As you walk into Professor Roger Fisher's office at Harvard Law School, you immediately get a glimpse of his life and work. Books - including many he's written - are shelved from floor to ceiling, piles of work in progress are stacked on his desk, and many pictures of statesmen, politicians and other dignitaries hang on the walls. A white board illustrates the progress of Professor Fisher's latest book, which will delve into the role of emotions in the negotiation process.
However, you won't gain a real sense of the man until you sit down and talk with him - and listen.
Listening and understanding are two of the critical components for negotiation, according to Fisher. He should know. A renowned expert on the subject and co-author of the widely-acclaimed book Getting to Yes, Fisher is a veteran of dozens of high-level negotiations.
As the founder of Conflict Management Group (CMG), Fisher's experiences, continuing work and philosophy in action will help guide how Mercy Corps approaches its humanitarian work. Mercy Corps' merger with CMG brought a wealth of information, energy and creative thinking into the organization.
Professor Fisher recently took time out of his busy schedule to answer a few questions about his experience, work and vision.
How did you become interested in conflict resolution/conflict management?
I came back from three years in the Army Air Corps in World War Two to find that my room-mate and another of my best friends had been killed in that war. It was then I really started thinking "why didn't we work something out - how could we have had less loss of life?".
Early in my career, I was a lawyer in Washington, DC at a firm where (former U.S. Secretary of State) Dean Acheson was a partner. I worked on negotiations between countries, including disputes between India and Pakistan, and also Iran and Afghanistan.
During my time in Washington, I spent a couple of years arguing cases in front of the Supreme Court for the Justice Department. Many times, I came to the realization that many of those cases should have been settled outside the courtroom. I know of one case that had been litigated for years before lawyers finally presented their arguments to the Supreme Court. After argument, the opposing lawyers ate together in the Court’s lunchroom and talked side-by-side for the first time. They agreed on a settlement, it was accepted by their client, and the case was over.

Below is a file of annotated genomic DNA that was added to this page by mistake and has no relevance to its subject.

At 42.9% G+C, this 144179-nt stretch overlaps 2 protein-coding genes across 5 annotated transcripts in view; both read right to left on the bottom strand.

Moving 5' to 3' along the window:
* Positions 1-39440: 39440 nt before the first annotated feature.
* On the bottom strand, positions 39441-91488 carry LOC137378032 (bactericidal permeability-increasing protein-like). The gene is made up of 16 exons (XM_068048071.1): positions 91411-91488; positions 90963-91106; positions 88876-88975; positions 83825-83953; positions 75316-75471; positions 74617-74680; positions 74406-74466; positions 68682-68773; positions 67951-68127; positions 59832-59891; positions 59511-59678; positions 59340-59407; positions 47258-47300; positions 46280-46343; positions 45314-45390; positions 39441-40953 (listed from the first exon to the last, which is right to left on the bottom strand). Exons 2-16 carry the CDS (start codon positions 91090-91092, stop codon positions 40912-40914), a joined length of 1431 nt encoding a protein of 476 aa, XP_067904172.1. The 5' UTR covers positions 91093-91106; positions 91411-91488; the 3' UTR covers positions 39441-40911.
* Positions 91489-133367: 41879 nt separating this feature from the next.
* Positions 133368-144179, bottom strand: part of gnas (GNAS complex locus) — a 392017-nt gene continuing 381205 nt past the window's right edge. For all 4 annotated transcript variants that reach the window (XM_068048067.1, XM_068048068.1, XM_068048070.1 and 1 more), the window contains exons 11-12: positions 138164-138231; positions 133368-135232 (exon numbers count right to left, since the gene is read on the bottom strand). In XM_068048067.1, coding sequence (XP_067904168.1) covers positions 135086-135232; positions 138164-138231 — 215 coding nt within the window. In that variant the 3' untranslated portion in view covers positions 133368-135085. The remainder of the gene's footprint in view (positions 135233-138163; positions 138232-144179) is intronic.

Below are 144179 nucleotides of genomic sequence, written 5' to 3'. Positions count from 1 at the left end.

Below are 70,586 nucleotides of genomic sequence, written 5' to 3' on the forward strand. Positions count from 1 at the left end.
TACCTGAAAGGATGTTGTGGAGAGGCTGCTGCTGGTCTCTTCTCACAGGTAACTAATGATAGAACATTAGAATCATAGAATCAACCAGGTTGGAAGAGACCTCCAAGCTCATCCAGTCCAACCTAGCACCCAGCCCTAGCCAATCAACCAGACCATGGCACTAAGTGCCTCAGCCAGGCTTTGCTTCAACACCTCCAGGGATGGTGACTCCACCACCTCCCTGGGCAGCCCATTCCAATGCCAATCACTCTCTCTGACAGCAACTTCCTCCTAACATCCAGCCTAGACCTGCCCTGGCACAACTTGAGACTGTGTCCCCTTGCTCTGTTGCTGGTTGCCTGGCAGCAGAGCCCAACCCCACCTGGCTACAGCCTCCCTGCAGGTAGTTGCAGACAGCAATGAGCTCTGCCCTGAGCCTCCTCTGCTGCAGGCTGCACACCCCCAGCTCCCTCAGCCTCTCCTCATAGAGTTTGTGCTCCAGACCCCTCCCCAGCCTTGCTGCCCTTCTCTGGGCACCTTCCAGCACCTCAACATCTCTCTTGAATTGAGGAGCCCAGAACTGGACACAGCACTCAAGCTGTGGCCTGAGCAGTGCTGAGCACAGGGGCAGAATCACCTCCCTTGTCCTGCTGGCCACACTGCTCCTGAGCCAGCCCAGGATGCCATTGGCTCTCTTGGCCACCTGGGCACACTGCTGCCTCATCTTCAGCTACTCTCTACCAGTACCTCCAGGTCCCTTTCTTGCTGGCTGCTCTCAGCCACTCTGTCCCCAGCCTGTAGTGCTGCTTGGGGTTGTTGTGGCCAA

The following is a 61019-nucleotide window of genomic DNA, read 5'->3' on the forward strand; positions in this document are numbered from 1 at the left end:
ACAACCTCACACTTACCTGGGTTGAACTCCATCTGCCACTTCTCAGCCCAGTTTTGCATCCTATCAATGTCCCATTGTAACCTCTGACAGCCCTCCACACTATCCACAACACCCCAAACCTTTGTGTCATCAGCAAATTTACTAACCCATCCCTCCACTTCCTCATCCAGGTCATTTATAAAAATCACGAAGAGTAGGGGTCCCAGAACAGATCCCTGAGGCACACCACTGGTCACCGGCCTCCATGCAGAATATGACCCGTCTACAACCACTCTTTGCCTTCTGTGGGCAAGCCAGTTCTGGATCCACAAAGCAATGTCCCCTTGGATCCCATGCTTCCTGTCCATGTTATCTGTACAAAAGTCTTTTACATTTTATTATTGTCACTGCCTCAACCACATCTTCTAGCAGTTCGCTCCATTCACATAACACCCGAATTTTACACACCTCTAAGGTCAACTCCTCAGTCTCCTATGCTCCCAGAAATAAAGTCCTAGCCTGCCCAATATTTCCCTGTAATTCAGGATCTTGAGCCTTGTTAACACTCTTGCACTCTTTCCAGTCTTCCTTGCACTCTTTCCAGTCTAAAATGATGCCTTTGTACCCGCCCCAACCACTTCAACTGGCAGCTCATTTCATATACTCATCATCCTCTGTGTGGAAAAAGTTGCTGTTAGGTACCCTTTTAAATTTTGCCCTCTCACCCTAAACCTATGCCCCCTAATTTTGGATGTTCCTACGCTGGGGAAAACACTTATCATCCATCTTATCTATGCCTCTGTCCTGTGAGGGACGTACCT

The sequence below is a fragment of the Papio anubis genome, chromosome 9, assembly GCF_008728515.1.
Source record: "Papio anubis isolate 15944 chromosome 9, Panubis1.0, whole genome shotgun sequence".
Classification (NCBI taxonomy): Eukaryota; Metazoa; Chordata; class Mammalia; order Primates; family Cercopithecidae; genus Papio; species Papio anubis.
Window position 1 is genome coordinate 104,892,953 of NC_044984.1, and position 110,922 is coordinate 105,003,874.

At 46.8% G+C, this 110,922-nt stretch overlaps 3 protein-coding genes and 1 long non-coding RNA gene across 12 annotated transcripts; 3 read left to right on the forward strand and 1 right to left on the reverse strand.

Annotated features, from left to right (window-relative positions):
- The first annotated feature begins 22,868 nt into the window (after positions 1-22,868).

We lawyers need to be reminded that negotiation is not a sign of weakness but of confidence. And it can be both effective and quick.
What do you think is the single most important skill of an effective negotiator?
First listening, then understanding what the other side cares about - their interests - then demonstrating that you understand the merit they have in their position – recognizing the difference. Make sure they’ve felt heard. There’s a temptation of arguers to claim they’re right, you’re wrong. It’s important to demonstrate that you understand.
In my work, I frequently draft a statement to consider what the other side thinks and what they could say to their constituents if they settled.
What was the spark that led you to co-write Getting to Yes?
Every book on negotiation at that time was one-sided advice to adversaries on how to get more, and how to threaten or walk away stubbornly. I wanted to write a book that offered the best advice - the same advice - to both sides. Getting to Yes had no formal rules – just the best advice for both.
How do you think conflict resolution/conflict management can improve and evolve humanitarian aid and assistance?
There’s a temptation of humanitarian players to sweep ethnic and class differences under the rug. I think that we must realize and recognize the differences – the good and the bad – and avoid dealing with them confrontationally.
We must not chastise local populations, but instead give them skills to be firm, friendly and respectful. Never limit yourself to “choosing sides.”
There must always be more listening, more talking, more understanding with less “solutions.” Peace is not a piece of paper. Leaders often want handshakes and photo opportunities, but what is critically needed is training on dealing with each other and useful discussion.
Peace is not easy – it’s not a one-shot solution – it’s dealing endlessly with differences. Instead of picking up a gun, I want them to learn to pick up the telephone.
One great example is (South Africa's) Nelson Mandela. He spent many of his years in prison. There he learned Afrikaans so he could deal with his “enemy.” This is a great illustration of what we all need to do.
What are some of your future goals and challenges?
I always want to keep improving my vision and skills - and spread these skills around the world. I would like Mercy Corps to help in this vital work.
I want to train Mercy Corps people, and then have Mercy Corps people training the world.
And, always, right or wrong, I want to learn something that I didn’t know before.